Tag Archive: Interest rates

(Almost) Everything Sold Off Today

The eurodollar curve’s latest twist exposes what’s behind the long end. To recap: big down day in stocks which, for the first time in a while, wasn’t accompanied by massive buying in longer maturity UST’s. Instead, these were sold, too. Rumors of parity funds liquidating were all over the place, which is consistent with this curve behavior.

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FX Daily, March 06: Panic Deepens, US Employment Data Means Little

The sharp sell-off in US equities and yields yesterday is spurring a mini-meltdown globally today. Many of the Asia Pacific markets, including Japan, Australia, Taiwan, and India, saw more than 2% drops, while most others fell more than 1%. The MSCI Asia Pacific Index snapped the four-day advance had lifted it about 2.8% coming into today.

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The Greenspan Moon Cult

Taking another look at what I wrote about repo and the latest developments yesterday, it may be worthwhile to spend some additional time on the “why” as it pertains to so much determined official blindness, an unshakeable devotion to otherwise easily explained lunar events.

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Economy: Curved Again

Earlier today, Mexico’s Instituto Nacional de Estadística y Geografía (INEGI) confirmed the country’s economy is in recession. Updating its estimate for Q4 GDP, year-over-year output declined by 0.5% rather than -0.3% as first thought. On a quarterly basis, GDP was down for the second consecutive quarter which mainstream convention treats as a technical recession.

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Was It A Midpoint And Did We Already Pass Through It?

We certainly don’t have a crystal ball at the ready, and we can’t predict the future. The best we might hope is to entertain reasonable probabilities for it oftentimes derived from how we see the past. Which is just what statistics and econometrics attempt. Except, wherein they go wrong we don’t have to make their mistakes.

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Monetary Metals Gold Brief 2020

We apologize for not posting articles during January. We have been busy, and going forward will publish a separate Market Report every Monday morning plus macroeconomics essays later in the week, as time permits.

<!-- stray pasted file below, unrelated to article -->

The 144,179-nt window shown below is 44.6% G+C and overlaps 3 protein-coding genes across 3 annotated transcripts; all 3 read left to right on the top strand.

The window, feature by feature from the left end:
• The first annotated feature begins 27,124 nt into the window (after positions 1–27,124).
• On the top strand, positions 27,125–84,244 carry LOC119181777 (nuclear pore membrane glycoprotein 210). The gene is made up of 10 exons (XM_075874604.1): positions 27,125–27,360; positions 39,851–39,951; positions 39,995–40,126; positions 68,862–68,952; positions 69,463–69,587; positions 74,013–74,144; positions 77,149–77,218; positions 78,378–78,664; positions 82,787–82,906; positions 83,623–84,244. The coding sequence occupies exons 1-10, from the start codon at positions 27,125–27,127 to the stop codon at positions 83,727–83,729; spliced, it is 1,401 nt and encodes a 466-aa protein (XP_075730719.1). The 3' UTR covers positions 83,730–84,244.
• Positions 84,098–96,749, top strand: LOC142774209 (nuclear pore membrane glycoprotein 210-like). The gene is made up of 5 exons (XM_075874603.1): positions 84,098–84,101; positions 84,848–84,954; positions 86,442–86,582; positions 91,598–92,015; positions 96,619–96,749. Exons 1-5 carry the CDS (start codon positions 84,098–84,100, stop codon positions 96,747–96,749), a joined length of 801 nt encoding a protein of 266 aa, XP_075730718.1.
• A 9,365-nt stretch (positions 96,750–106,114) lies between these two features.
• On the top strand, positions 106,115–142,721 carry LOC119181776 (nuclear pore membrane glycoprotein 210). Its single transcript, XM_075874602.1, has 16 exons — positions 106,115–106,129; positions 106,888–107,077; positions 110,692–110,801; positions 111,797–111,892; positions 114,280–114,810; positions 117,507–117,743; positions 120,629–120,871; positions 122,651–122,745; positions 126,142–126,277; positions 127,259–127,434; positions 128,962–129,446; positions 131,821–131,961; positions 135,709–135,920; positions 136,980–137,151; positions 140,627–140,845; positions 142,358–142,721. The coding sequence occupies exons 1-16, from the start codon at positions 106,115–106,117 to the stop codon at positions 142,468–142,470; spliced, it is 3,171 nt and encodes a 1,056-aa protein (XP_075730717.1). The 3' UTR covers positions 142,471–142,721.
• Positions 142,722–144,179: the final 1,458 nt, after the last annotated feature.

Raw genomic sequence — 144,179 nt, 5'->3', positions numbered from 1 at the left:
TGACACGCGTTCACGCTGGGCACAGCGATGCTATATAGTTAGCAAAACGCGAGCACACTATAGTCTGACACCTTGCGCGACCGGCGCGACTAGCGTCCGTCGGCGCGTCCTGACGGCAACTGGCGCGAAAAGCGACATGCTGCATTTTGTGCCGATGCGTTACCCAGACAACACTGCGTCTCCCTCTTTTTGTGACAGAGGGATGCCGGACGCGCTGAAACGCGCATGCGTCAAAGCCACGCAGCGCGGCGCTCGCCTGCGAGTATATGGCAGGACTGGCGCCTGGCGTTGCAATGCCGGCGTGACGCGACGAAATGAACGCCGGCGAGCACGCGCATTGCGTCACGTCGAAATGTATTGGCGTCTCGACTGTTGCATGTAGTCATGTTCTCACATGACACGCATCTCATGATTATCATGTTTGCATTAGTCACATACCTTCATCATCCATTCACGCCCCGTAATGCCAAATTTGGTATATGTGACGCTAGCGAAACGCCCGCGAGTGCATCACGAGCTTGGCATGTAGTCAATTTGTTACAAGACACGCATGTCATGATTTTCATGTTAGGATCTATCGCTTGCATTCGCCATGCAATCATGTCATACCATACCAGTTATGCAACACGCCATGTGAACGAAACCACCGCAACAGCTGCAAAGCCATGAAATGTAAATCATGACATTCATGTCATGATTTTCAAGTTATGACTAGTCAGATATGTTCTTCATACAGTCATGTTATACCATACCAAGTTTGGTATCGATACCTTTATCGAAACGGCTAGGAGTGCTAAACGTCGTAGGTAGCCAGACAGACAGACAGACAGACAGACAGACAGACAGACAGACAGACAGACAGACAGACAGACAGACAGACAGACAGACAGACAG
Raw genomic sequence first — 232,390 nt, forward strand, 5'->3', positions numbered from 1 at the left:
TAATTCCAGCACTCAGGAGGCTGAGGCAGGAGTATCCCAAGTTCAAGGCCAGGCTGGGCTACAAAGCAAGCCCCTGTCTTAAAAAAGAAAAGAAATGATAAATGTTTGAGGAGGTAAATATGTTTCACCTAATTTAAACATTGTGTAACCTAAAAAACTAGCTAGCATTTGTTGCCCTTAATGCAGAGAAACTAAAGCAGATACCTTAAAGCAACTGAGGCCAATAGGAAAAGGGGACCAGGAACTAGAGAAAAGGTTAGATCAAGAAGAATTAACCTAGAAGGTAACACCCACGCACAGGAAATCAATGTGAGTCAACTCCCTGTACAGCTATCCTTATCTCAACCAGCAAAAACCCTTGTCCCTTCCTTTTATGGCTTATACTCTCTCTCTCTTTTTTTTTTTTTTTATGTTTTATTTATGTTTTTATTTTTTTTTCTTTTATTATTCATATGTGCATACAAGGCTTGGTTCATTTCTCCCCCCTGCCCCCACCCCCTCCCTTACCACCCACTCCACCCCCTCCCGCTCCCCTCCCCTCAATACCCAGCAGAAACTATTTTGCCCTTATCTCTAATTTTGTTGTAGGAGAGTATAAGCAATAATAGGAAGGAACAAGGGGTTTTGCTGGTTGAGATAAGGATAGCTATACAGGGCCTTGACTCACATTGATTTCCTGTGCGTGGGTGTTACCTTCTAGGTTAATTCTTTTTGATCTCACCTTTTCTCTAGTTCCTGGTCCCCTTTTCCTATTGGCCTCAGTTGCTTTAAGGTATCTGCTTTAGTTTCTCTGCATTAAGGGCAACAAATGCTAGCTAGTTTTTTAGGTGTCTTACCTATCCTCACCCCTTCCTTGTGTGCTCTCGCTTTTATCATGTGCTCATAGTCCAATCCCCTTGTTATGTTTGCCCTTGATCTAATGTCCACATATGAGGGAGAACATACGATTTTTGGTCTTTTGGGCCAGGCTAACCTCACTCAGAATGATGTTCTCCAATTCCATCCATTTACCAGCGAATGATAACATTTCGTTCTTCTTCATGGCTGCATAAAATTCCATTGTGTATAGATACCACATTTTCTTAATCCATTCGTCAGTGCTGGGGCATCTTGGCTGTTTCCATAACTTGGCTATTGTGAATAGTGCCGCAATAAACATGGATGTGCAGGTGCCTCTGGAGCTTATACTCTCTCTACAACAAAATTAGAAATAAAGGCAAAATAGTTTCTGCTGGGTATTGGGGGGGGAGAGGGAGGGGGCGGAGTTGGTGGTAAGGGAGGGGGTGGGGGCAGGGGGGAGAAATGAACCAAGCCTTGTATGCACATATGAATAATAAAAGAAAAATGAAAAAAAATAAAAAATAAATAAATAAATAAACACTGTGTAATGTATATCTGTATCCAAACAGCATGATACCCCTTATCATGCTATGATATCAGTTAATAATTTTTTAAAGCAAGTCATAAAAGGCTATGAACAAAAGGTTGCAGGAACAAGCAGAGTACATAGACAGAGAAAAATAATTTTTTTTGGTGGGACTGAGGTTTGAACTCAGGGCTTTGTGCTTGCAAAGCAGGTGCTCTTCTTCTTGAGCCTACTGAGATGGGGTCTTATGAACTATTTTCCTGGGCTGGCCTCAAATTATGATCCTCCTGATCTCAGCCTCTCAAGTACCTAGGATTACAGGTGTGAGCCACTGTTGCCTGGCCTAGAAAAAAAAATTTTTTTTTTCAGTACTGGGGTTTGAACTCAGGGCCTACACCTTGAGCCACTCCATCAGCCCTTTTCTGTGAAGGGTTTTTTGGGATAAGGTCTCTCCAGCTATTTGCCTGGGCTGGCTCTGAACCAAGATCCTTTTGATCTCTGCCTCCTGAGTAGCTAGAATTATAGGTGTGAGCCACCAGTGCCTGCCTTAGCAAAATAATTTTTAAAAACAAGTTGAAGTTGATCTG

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History Shows You Should Infer Nothing From Powell’s Pause

Jay Powell says that three’s not a crowd, at least not for his rate cuts, but four would be. As usual, central bankers like him always hedge and say that “should conditions warrant” the FOMC will be more than happy to indulge (the NYSE). But what he means in his heart of hearts is that there probably won’t be any need.

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More (Badly Needed) Curve Comparisons

Even though it was a stunning turn of events, the move was widely celebrated. The Federal Reserve’s Open Market Committee, the FOMC, hadn’t been scheduled to meet until the end of that month. And yet, Alan Greenspan didn’t want to wait. The “maestro”, still at the height of his reputation, was being pressured to live up to it.

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Three (Rate Cuts) And GDP, Where (How) Does It End?

The Federal Reserve has indicated that it will now pause – for a second time, supposedly. Remember the first: after raising its benchmark rates apparatus in December while still talking about an inflationary growth acceleration requiring even more hikes throughout 2019, in a matter of weeks that was transformed into a temporary suspension of them.

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Monthly Macro Monitor: Market Indicators Review

Is the recession scare over? Can we all come out from under our desks now? The market based economic indicators I follow have improved since my last update two months ago. The 10 year Treasury rate has moved 40 basis points off its low. Real interest rates have moved up as well but not quite as much. The difference is reflected in slightly higher inflation expectations.

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Head Faking In The Empty Zoo: Powell Expands The Balance Sheet (Again)